As of October 2012, Heavenly’s latest signings Charlie Boyer and The Voyeurs are about to release their debut single, swiftly followed in November by the debut single from Temples.
The Heavenly Social
The label created The Heavenly Social club in 1994. Initially a Sunday evening club in the basement of The Albany pub in Central London, it was created to showcase the talents of two young DJs the label was championing at the time- Tom Rowlands and Ed Simons, together known as The Dust Brothers and then - due to legal issues with another production team of the same name - The Chemical Brothers. The Heavenly Sunday Social was a pivotal moment in London club culture and the music created there by The Chemical Brothers spawned an entire genre known as Big Beat. The club was frequented by indie royalty of the era including Oasis, Primal Scream, Manic Street Preachers and The Charlatans. The club was closed when it began to draw too many people for its modest capacity. Barrett and Kelly, along with Heavenly Records press officer Robin Turner and Chemical Brothers manager Nick Dewey launched further club nights at Turnmills and Smithfields in East London and at The Bomb in Barrett's home town of Nottingham. These club nights saw The Chemical Brothers grow from underground cult DJs to international rock stars, signing to Virgin Records and releasing a string of hit albums, many of them featuring guest vocals from recording artists they had encountered at The Heavenly Social - including Beth Orton, Tim Burgess of The Charlatans and Noel Gallagher of Oasis.
In 1999 Heavenly opened their first bar in Central London near Oxford Circus, The Social. It was soon followed by another restaurant/bar in Islington North London, Bristol and a fourth in Nottingham. All are known as The Social, except the Bristol branch, which is on a permanently moored boat and known as the Thekla Social.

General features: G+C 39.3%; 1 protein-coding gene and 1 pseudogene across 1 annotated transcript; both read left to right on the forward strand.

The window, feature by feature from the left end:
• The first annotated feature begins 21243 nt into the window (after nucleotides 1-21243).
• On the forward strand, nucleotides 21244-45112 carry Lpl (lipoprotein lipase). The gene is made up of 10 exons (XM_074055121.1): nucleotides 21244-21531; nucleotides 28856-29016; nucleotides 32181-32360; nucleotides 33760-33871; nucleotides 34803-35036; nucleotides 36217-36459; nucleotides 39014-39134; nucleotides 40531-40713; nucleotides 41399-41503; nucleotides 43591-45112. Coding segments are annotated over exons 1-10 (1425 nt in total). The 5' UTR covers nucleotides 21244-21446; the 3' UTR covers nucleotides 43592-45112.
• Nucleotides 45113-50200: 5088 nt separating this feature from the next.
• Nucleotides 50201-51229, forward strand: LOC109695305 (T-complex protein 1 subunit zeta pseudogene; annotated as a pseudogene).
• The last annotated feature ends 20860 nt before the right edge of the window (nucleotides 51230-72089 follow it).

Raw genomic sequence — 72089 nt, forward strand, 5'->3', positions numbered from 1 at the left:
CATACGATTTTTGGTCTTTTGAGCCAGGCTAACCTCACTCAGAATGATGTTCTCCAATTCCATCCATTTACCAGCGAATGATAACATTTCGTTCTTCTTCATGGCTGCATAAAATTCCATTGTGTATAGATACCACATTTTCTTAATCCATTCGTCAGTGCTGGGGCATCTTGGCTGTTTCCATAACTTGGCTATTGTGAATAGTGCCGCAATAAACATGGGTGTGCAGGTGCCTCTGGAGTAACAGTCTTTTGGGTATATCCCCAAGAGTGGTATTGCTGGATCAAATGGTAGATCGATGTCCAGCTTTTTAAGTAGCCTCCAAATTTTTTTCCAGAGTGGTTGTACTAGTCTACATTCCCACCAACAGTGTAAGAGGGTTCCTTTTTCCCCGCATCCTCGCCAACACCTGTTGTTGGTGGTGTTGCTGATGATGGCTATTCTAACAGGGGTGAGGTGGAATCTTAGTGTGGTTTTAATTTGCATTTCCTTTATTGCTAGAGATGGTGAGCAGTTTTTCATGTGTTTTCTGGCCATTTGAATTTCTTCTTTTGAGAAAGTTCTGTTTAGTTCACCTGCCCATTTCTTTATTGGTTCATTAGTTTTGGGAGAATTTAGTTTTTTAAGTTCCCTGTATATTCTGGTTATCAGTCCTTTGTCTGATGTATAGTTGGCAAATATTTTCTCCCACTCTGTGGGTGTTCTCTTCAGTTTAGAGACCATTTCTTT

The Chemical Brothers released Live at the Social Volume 1 in 1996, through Heavenly.
- Charlie Boyer and The Voyeurs
- Cherry Ghost
- H. Hawkline
- Hooton Tennis Club
- Jimi Goodwin
- Trevor Moss & Hannah-Lou
- James Levy and the Blood Red Rose
- Mark Lanegan & Duke Garwood
- Saint Etienne
- Sea of Bees
- Stealing Sheep
- The Head and the Heart
- James Walbourne
- The Wytches
Former (Forever Heavenly)
- Bronx Dogs
- Dr. Robert
- Dot Allison
- East Village
- Edwyn Collins
- Fabulous (band)
- Fionn Regan
- Flowered Up
- Pete Fowler
- Pete Greenwood
- Ed Harcourt
- The Hybirds
- The Magic Numbers
- Manic Street Preachers
- Monkey Mafia
- Nada Surf
- Northern Uproar
- Omega Amoeba
- Beth Orton
- The Soft Pack
- The Little Ones
- The Loose Salute
- The Rockingbirds
- Sly and Lovechild
- The Vines
- The Wishing Stones
The Fred EP
Similar to Food Records' Christmas EP of 1989, Heavenly Records released an EP in 1992 (Heavenly/Columbia HVN 19CD). However, unlike the Food Christmas EP that featured the label's acts covering each other's songs, Heavenly's EP featured Heavenly acts covering Right Said Fred songs for the charity the Terrence Higgins Trust.
The artists and songs involved on The Fred EP were:
- Flowered Up - "Don't Talk Just Kiss"
- Saint Etienne - "I'm Too Sexy"
- The Rockingbirds - "Deeply Dippy"
The Saint Etienne version of "I'm Too Sexy" had different lyrics to the original, managing to reference both Right Said Fred and Jeff Barrett, the founder of Heavenly Records in the same sentence.